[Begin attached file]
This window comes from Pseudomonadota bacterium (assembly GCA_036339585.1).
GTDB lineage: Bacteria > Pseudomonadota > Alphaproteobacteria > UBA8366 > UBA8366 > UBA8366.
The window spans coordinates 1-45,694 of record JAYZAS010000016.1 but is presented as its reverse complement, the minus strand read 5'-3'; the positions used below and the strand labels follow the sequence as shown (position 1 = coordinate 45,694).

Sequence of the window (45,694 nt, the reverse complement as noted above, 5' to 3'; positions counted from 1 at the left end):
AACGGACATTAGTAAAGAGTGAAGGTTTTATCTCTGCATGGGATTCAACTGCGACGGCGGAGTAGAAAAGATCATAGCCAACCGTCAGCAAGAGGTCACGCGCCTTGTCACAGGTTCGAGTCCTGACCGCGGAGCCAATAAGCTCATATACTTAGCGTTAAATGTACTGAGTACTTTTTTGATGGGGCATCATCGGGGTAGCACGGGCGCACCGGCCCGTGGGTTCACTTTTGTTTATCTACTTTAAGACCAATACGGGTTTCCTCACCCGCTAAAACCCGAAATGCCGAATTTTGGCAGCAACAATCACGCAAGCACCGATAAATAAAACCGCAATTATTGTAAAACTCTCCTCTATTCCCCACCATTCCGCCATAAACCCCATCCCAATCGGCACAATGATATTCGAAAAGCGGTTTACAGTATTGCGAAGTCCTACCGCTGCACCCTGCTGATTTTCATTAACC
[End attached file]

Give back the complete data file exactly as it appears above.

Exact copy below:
This window comes from Pseudomonadota bacterium (assembly GCA_036339585.1).
GTDB lineage: Bacteria > Pseudomonadota > Alphaproteobacteria > UBA8366 > UBA8366 > UBA8366.
The window spans coordinates 1-45,694 of record JAYZAS010000016.1 but is presented as its reverse complement, the minus strand read 5'-3'; the positions used below and the strand labels follow the sequence as shown (position 1 = coordinate 45,694).

Sequence of the window (45,694 nt, the reverse complement as noted above, 5' to 3'; positions counted from 1 at the left end):
AACGGACATTAGTAAAGAGTGAAGGTTTTATCTCTGCATGGGATTCAACTGCGACGGCGGAGTAGAAAAGATCATAGCCAACCGTCAGCAAGAGGTCACGCGCCTTGTCACAGGTTCGAGTCCTGACCGCGGAGCCAATAAGCTCATATACTTAGCGTTAAATGTACTGAGTACTTTTTTGATGGGGCATCATCGGGGTAGCACGGGCGCACCGGCCCGTGGGTTCACTTTTGTTTATCTACTTTAAGACCAATACGGGTTTCCTCACCCGCTAAAACCCGAAATGCCGAATTTTGGCAGCAACAATCACGCAAGCACCGATAAATAAAACCGCAATTATTGTAAAACTCTCCTCTATTCCCCACCATTCCGCCATAAACCCCATCCCAATCGGCACAATGATATTCGAAAAGCGGTTTACAGTATTGCGAAGTCCTACCGCTGCACCCTGCTGATTTTCATTAACC